Wednesday, May 20, 2009
A childhood favorite: chapssal dduk/tteok
Known as chapssal dduk/tteok (찹쌀떡) in Korean or daifuku mochi (大福餅) in Japanese, red bean-filled rice cakes are a childhood favorite of mine. My grandmother and the other women in the family would get together before special occasions to make these glutinous rice balls and other types of rice cakes all day. They'd make this labor of love from scratch, slapping the hot, white glob of rice flour batter with a rice paddle til it firmed up enough to work with.
The dduk was used to prepare different versions of the confectionary... Some covered in savory black sesame powder, some mixed and dipped in herby green tea or mugwort powder, some filled with decadent chestnut paste. And then there were these... Dduk filled with sweet red bean paste.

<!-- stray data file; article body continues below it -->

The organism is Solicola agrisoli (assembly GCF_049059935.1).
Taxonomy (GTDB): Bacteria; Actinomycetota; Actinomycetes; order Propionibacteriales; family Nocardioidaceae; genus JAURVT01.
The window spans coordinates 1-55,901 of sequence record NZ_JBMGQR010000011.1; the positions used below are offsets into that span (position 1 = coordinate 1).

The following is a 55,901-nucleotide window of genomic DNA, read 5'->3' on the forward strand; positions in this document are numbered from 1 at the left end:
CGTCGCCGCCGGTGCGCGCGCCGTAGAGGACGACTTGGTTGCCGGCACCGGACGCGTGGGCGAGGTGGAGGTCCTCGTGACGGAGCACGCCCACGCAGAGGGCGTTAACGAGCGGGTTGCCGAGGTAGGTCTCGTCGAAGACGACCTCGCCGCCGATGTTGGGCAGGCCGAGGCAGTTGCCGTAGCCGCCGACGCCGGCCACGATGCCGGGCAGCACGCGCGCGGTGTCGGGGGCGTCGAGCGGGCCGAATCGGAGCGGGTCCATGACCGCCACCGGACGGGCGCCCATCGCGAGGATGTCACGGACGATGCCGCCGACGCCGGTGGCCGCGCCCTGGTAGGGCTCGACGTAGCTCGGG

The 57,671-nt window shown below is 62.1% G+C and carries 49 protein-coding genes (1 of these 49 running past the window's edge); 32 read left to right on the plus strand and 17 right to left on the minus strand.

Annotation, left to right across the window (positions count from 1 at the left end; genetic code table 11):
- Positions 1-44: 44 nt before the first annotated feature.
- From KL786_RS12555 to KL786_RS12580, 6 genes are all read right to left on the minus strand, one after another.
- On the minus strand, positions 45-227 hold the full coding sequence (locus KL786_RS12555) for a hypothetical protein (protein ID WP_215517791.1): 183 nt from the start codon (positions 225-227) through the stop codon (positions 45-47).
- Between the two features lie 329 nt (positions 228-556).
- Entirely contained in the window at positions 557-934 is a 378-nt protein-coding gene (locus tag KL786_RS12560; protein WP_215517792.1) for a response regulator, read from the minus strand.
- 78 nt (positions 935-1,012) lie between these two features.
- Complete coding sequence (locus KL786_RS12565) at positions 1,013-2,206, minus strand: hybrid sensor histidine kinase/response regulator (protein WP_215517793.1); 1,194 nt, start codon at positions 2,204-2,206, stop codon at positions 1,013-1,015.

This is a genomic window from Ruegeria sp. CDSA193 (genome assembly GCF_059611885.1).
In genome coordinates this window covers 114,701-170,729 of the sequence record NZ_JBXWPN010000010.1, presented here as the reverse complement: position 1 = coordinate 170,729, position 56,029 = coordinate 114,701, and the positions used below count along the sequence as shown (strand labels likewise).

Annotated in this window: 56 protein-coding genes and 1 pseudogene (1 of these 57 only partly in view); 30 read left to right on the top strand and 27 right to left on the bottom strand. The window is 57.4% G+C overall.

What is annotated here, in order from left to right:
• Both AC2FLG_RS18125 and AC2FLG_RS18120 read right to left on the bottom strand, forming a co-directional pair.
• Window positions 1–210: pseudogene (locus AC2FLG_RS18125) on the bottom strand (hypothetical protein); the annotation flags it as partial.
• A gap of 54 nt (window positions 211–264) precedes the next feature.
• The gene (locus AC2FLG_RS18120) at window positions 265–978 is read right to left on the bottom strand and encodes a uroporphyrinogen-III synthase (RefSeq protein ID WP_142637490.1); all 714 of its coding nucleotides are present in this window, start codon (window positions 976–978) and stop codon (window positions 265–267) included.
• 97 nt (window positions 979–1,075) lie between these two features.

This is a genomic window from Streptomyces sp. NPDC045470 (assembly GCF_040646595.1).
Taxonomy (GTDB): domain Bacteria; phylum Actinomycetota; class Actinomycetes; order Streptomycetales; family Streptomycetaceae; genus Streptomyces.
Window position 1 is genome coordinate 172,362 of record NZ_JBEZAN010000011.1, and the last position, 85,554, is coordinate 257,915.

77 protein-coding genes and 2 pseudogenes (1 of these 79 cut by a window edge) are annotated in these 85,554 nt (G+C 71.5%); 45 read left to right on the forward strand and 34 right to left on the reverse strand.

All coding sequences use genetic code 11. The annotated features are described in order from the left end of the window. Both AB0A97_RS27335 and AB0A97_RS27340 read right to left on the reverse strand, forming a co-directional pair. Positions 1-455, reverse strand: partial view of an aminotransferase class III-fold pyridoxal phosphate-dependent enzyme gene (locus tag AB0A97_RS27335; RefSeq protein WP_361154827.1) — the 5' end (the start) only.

Dduk is so sticky (no, seriously.. sweet/glutinous rice flour + water + microwave/steam = most difficult stuff you'll ever handle) that it has to be rolled in starch, confectioner's sugar, or sesame oil when preparing. Here, it is dusted with starch like I remember back in the day.
The most prized affirmation when it comes to these babies definitely came from the G-Unit herself. She saw them on the counter just now and asked me how I'd made these (I guess she didn't know we had all the ingredients, as I didn't either until I was rummaging through the pantry last night at 2am) and popped one in her mouth.
"으와~ 맛있다 (wow! it tastes goood)!!" she said with a smile.
Making them was all worth it.
Random food fact: Fortune cookies were invented in 1916 by George Jung, a Los Angeles noodle maker.
at 3:48 PM